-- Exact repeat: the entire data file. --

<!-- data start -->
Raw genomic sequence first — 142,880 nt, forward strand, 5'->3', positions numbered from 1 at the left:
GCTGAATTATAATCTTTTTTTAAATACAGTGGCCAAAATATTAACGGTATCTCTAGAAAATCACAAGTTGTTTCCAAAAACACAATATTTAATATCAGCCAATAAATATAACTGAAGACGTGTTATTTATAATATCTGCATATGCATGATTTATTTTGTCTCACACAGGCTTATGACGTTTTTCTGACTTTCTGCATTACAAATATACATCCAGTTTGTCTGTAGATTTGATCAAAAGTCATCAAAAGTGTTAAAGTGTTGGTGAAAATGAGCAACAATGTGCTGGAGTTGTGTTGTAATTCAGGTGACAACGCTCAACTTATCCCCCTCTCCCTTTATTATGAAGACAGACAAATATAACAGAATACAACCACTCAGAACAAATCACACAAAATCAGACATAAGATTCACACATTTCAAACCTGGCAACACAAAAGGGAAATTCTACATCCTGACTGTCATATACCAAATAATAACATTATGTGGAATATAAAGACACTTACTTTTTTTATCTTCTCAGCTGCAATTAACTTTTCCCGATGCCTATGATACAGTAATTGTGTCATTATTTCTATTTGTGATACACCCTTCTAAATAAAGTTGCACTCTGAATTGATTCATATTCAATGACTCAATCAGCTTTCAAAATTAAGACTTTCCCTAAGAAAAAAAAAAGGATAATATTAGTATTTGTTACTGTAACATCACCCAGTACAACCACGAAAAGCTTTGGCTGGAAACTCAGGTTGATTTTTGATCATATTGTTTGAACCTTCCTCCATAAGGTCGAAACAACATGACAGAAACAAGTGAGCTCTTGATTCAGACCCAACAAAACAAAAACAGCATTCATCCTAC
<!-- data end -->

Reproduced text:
Raw genomic sequence first — 142,880 nt, forward strand, 5'->3', positions numbered from 1 at the left:
GCTGAATTATAATCTTTTTTTAAATACAGTGGCCAAAATATTAACGGTATCTCTAGAAAATCACAAGTTGTTTCCAAAAACACAATATTTAATATCAGCCAATAAATATAACTGAAGACGTGTTATTTATAATATCTGCATATGCATGATTTATTTTGTCTCACACAGGCTTATGACGTTTTTCTGACTTTCTGCATTACAAATATACATCCAGTTTGTCTGTAGATTTGATCAAAAGTCATCAAAAGTGTTAAAGTGTTGGTGAAAATGAGCAACAATGTGCTGGAGTTGTGTTGTAATTCAGGTGACAACGCTCAACTTATCCCCCTCTCCCTTTATTATGAAGACAGACAAATATAACAGAATACAACCACTCAGAACAAATCACACAAAATCAGACATAAGATTCACACATTTCAAACCTGGCAACACAAAAGGGAAATTCTACATCCTGACTGTCATATACCAAATAATAACATTATGTGGAATATAAAGACACTTACTTTTTTTATCTTCTCAGCTGCAATTAACTTTTCCCGATGCCTATGATACAGTAATTGTGTCATTATTTCTATTTGTGATACACCCTTCTAAATAAAGTTGCACTCTGAATTGATTCATATTCAATGACTCAATCAGCTTTCAAAATTAAGACTTTCCCTAAGAAAAAAAAAAGGATAATATTAGTATTTGTTACTGTAACATCACCCAGTACAACCACGAAAAGCTTTGGCTGGAAACTCAGGTTGATTTTTGATCATATTGTTTGAACCTTCCTCCATAAGGTCGAAACAACATGACAGAAACAAGTGAGCTCTTGATTCAGACCCAACAAAACAAAAACAGCATTCATCCTAC